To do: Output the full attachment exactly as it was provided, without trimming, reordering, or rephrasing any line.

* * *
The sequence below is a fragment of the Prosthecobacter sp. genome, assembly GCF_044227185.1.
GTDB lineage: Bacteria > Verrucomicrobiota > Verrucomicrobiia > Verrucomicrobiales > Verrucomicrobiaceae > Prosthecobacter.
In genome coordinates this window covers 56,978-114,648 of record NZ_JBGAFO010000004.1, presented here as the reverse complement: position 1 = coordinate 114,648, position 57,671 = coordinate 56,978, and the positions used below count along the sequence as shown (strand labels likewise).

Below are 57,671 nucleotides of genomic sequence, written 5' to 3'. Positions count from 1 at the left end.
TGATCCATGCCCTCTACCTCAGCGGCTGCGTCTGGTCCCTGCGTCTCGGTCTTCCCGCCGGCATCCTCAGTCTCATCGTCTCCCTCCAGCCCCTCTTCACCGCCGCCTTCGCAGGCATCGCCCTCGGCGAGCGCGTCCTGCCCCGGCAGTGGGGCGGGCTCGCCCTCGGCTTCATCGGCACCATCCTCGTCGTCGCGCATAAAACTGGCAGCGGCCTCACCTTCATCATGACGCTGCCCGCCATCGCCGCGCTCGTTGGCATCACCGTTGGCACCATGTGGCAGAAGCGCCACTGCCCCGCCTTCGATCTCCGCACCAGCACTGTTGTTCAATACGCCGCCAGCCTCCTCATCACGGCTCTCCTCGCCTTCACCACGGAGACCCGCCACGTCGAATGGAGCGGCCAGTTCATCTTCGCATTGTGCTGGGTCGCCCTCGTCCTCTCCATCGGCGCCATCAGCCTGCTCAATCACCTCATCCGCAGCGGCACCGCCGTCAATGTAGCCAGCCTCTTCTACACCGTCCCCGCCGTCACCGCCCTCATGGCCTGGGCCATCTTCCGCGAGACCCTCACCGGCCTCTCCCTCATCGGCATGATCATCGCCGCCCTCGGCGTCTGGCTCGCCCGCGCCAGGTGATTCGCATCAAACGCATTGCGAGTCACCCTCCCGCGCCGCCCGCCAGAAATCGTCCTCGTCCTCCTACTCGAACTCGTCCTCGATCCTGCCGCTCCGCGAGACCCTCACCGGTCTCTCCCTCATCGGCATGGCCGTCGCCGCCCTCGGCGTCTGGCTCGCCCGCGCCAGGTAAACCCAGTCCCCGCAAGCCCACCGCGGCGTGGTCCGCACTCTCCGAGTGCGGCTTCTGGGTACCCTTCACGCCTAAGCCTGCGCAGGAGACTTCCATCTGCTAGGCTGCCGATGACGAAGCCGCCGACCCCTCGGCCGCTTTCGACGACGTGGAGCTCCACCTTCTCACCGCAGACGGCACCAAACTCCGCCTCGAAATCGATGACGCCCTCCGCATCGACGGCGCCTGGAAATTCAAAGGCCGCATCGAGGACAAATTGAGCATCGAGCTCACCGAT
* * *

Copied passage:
The sequence below is a fragment of the Prosthecobacter sp. genome, assembly GCF_044227185.1.
GTDB lineage: Bacteria > Verrucomicrobiota > Verrucomicrobiia > Verrucomicrobiales > Verrucomicrobiaceae > Prosthecobacter.
In genome coordinates this window covers 56,978-114,648 of record NZ_JBGAFO010000004.1, presented here as the reverse complement: position 1 = coordinate 114,648, position 57,671 = coordinate 56,978, and the positions used below count along the sequence as shown (strand labels likewise).

Below are 57,671 nucleotides of genomic sequence, written 5' to 3'. Positions count from 1 at the left end.
TGATCCATGCCCTCTACCTCAGCGGCTGCGTCTGGTCCCTGCGTCTCGGTCTTCCCGCCGGCATCCTCAGTCTCATCGTCTCCCTCCAGCCCCTCTTCACCGCCGCCTTCGCAGGCATCGCCCTCGGCGAGCGCGTCCTGCCCCGGCAGTGGGGCGGGCTCGCCCTCGGCTTCATCGGCACCATCCTCGTCGTCGCGCATAAAACTGGCAGCGGCCTCACCTTCATCATGACGCTGCCCGCCATCGCCGCGCTCGTTGGCATCACCGTTGGCACCATGTGGCAGAAGCGCCACTGCCCCGCCTTCGATCTCCGCACCAGCACTGTTGTTCAATACGCCGCCAGCCTCCTCATCACGGCTCTCCTCGCCTTCACCACGGAGACCCGCCACGTCGAATGGAGCGGCCAGTTCATCTTCGCATTGTGCTGGGTCGCCCTCGTCCTCTCCATCGGCGCCATCAGCCTGCTCAATCACCTCATCCGCAGCGGCACCGCCGTCAATGTAGCCAGCCTCTTCTACACCGTCCCCGCCGTCACCGCCCTCATGGCCTGGGCCATCTTCCGCGAGACCCTCACCGGCCTCTCCCTCATCGGCATGATCATCGCCGCCCTCGGCGTCTGGCTCGCCCGCGCCAGGTGATTCGCATCAAACGCATTGCGAGTCACCCTCCCGCGCCGCCCGCCAGAAATCGTCCTCGTCCTCCTACTCGAACTCGTCCTCGATCCTGCCGCTCCGCGAGACCCTCACCGGTCTCTCCCTCATCGGCATGGCCGTCGCCGCCCTCGGCGTCTGGCTCGCCCGCGCCAGGTAAACCCAGTCCCCGCAAGCCCACCGCGGCGTGGTCCGCACTCTCCGAGTGCGGCTTCTGGGTACCCTTCACGCCTAAGCCTGCGCAGGAGACTTCCATCTGCTAGGCTGCCGATGACGAAGCCGCCGACCCCTCGGCCGCTTTCGACGACGTGGAGCTCCACCTTCTCACCGCAGACGGCACCAAACTCCGCCTCGAAATCGATGACGCCCTCCGCATCGACGGCGCCTGGAAATTCAAAGGCCGCATCGAGGACAAATTGAGCATCGAGCTCACCGAT